Sentencing offenders for crimes committed many years earlier raises important questions about what purpose sentences in such cases are expected to achieve.
In sentencing, a judge would usually consider the four main purposes of punishment: rehabilitation, deterrence, incapacitation and retribution. But in historic cases, the sentence’s potential to rehabilitate, incapacitate or deter is largely insignificant. This leaves the focus solely on retribution.
What are sentences for?
A New South Wales court recently sentenced Robert John Hall to five years’ jail, with a non-parole period of 12 months, for rape offences he committed in 1990. The sentence’s apparent leniency has attracted criticism.
The judge referred to several factors, but his sentencing decision gave most weight to the character Hall had displayed in the intervening 27 years in his family, employment and, by way of his involvement in voluntary work, in wider society.
The judge accepted Hall was already rehabilitated, so did not need to give any weight to the potential rehabilitative effect of any sentence he imposed.
Incapacitation is often a factor in sentencing, particularly if a judge feels that society needs to be protected from someone.
In historic cases, however, incapacitation becomes less relevant. When a person has spent decades living in society without offending, it cannot reasonably be argued they need to be locked up so society can be protected from them.
Sentences are sometimes justified by their perceived deterrent effect both specifically on the person in question, and generally on society.
There’s no argument that specific deterrence is required for someone who has already not offended for a considerable period of time. But the general deterrence argument is more complex.
Potential offenders are more likely to be deterred by the likelihood of detection than by the severity of a punishment. That an offence can still lead to detection and conviction years (or even decades) later is what’s most likely to deter others – not the details of a particular sentence.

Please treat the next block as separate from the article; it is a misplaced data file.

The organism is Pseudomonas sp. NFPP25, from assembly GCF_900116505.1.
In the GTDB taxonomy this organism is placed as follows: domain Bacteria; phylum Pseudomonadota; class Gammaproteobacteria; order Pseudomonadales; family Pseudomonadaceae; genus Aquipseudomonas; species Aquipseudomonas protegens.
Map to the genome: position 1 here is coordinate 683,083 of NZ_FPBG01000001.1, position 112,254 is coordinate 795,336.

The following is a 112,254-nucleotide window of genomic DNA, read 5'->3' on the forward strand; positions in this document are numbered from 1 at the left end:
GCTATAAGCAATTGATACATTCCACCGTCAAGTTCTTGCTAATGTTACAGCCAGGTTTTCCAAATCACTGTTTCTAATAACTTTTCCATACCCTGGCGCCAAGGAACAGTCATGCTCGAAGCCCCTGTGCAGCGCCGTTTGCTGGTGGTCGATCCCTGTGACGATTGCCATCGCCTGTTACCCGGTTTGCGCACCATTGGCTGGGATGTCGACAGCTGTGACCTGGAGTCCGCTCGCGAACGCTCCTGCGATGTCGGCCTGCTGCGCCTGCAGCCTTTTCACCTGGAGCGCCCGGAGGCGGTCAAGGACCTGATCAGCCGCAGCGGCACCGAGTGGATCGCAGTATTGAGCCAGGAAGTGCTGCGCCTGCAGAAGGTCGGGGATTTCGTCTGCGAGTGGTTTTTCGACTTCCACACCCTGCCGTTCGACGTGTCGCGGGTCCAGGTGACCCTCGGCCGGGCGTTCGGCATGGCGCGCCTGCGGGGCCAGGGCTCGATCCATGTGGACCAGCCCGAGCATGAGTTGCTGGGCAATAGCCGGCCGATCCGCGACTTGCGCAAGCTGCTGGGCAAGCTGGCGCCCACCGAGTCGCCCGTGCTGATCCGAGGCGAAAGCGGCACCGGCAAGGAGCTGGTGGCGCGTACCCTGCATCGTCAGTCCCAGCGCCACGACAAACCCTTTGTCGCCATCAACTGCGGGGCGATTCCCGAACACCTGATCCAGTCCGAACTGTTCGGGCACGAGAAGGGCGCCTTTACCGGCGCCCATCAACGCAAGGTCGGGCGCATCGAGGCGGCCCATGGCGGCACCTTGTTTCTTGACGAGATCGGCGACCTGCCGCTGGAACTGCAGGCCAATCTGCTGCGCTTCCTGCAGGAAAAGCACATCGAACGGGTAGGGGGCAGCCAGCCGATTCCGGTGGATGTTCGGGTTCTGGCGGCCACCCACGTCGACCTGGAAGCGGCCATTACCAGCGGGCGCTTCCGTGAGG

This leaves the retributive purpose of a sentence, and the question of how much punishment is appropriate in a particular case.
The argument that an offence should attract some retribution is generally not seen to need any further justification. But any punishment imposed is expected to be proportionate and appropriate. This is difficult to achieve in practice, but is intuitively understood.
The sentence in the Hall case has attracted considerable criticism and anger, suggesting there is a strong public desire to see such offences dealt with severely even after many years.
The outrage is entirely understandable, particularly when the rate of sexual assault remains so high and the conviction rate is disturbingly low. It is vital to send a strong signal that society abhors such violent acts and stands with the victim.
However, it is by no means certain that imposing punishment is the best or only mechanism to send this signal.
Although punishment has a part to play in building society, it should not be the primary approach. If we simply expect a sentence’s length to be the sole way of conveying our distaste for an offence then we will acknowledge the harm but do little, practically, to remedy it.
It is also not easy to specify exactly what length of sentence might be enough to convey sufficient opprobrium for such a horrific, violent attack.
A way forward
There is another purpose of sentencing that can be considered – that of restoration. This is a process where the offender, victim and other community members affected by the crime participate actively in its resolution.
We know little about how victims respond to these historic cases being dealt with. In the Hall case, the court rightly went to considerable efforts to preserve the victim’s anonymity. The anger at the sentence might have been partly assuaged if the offender had shown genuine remorse and taken steps to make it right with the victim.
Regardless of the standing someone has in their community or family, it is difficult to be convinced that they have been rehabilitated without a statement or act of remorse to his victim.
An apology, an offer of compensation, a genuine gesture to show that the harm caused had been understood might not be a sufficient outcome in itself. But it could go a long way to demonstrating genuine rehabilitation, and that an offence could be consigned to the past.
Restorative approaches are not easy or perfect, but they can provide hope for society and, particularly, for those harmed by a specific offence. Seeking to restore can be more productive than simply expecting that imposing a particular amount of punishment will be a sufficient response to an offence.
Authors: Brian Stout, Professor of Social Work & Deputy Dean, School of Social Sciences and Psychology, Western Sydney University